If only for a brief moment, you might be excused for assuming that Saturday Night Live was off this week, instead playing a decades-old rerun. In the cold open was Will Ferrell, dressed up as former president George W. Bush, addressing the crowd with his signature malapropisms — “economer” rather than “economist” — and being a general doofus. But then came the Donald Trump comparisons, and the emphasis from Ferrell’s Bush that, while we might think more favorably of our last Republican president — indeed, 61 percent of Americans feel this way, according to a recent poll — he wasn’t that great, either. “What has two thumbs and created ISIS?” Ferrell says. “This guy.”
However, even though the cold open was basically a way to return to the show’s now entrenched primary purpose of making Trump jokes, it was a refreshing change of pace for SNL; not just for seeing a beloved alum reprise his best bit of yesteryear in Studio 8H, but for what we didn’t see. There was no Alec Baldwin, and none of the current cast as the grab bag of Trump lackeys — only Leslie Jones made a brief cameo as Condoleezza Rice. That set the tone for SNL’s best episode of the season (admittedly, a low bar to clear).
Saturday Night Live hasn’t capitalized on the way it captured the zeitgeist last year, when memorable political skewerings of Trump and his administration caught the president’s aggrieved eye — Melissa McCarthy’s hilarious take on Sean Spicer was that good — and led to the show’s best ratings in years. On the one hand, it’s hard for any topical program to keep up with the unrelenting chaos of this administration, where a week’s worth of material could be packed into an afternoon (something that John Oliver’s Last Week Tonight, with its long hiatuses, is still grappling with). But with the extra attention, and the extra extra wellspring of material, SNL has rarely had anything meaningful to say, let alone any critical subtext to offer. “We’re all tired,” Baldwin’s Trump admitted in the Ryan Gosling–hosted season premiere back in October, which has essentially become SNL’s ethos since the fall.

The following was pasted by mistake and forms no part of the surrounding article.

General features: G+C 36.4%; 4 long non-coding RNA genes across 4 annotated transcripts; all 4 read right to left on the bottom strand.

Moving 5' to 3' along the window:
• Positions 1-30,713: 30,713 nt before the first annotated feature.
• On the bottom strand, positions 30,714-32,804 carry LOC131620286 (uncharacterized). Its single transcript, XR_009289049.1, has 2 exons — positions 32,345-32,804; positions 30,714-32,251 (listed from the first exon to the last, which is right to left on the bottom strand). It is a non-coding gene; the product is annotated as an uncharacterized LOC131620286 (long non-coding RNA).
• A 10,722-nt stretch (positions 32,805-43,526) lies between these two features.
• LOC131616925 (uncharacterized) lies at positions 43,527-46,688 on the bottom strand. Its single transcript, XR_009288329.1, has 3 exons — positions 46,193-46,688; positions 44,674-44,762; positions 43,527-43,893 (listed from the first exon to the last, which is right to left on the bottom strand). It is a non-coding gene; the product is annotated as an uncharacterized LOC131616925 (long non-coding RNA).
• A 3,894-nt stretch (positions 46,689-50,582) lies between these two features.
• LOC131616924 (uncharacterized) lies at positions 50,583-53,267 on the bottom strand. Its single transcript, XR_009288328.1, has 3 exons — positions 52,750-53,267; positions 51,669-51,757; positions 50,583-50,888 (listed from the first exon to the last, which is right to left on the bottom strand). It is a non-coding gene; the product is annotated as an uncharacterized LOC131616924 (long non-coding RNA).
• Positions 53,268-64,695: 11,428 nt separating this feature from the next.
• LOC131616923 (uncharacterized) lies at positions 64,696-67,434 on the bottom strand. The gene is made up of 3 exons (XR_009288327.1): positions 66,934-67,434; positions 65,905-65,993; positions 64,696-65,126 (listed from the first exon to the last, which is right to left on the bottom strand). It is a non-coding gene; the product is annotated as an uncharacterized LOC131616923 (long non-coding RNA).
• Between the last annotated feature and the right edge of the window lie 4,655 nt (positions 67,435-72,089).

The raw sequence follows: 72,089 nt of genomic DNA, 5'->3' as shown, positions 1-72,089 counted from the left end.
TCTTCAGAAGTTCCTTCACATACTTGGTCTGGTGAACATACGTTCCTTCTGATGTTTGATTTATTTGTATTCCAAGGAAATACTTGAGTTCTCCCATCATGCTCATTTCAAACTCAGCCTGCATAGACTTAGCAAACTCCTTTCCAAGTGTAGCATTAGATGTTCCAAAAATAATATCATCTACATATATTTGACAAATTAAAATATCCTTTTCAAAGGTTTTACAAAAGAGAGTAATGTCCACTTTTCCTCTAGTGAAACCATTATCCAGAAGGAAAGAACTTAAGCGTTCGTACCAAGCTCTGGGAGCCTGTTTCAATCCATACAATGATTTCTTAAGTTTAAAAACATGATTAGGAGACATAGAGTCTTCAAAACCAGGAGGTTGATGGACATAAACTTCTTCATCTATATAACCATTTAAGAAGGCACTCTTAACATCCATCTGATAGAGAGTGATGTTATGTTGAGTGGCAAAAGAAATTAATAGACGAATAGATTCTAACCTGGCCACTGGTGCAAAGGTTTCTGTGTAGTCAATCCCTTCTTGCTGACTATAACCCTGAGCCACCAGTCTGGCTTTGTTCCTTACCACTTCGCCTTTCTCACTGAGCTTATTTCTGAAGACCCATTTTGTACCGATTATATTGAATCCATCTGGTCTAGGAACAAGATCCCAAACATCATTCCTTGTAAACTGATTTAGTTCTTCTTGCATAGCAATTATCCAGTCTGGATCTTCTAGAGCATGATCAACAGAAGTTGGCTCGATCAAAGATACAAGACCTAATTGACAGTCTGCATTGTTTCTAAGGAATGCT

One potential setback for SNL was the loss of writers Chris Kelly and Sarah Schneider, who went to work full time on a pilot that was green-lit by Comedy Central last March. Kelly and Schneider were integral in the show’s approach to political sketches, shaping Kate McKinnon’s Hillary Clinton persona and Larry David’s great “Bern Your Enthusiasm” skit. In their void, the show is offering up empty calories and generalizations plucked straight from the headlines — last week’s cold open with Beck Bennett as Trump’s doctor coasted on unoriginal fat jokes. It doesn’t help that Baldwin clearly isn’t feeling it — though since he probably assumed he’d be done with this by November 2016, who can blame him?
Where SNL has remained strong in Season 43 is in its offbeat skits, things that feel like they’re plucked straight from Weird Twitter. Sketches about the lazy font choice for James Cameron’s Avatar giving one man an existential crisis, and the ethical quandary of jerking off a dolphin for science have brought the best laughs. Especially after losing Kelly and Schneider, SNL now can’t afford to lose Julio Torres, the gifted writer behind the Avatar sketch — as well as other standouts, like “Wells for Boys” — whose oddball sensibilities would be hard to imitate. Crucially, both the Avatar and dolphin sketches made great use of their hosts, Gosling and Tiffany Haddish, respectively.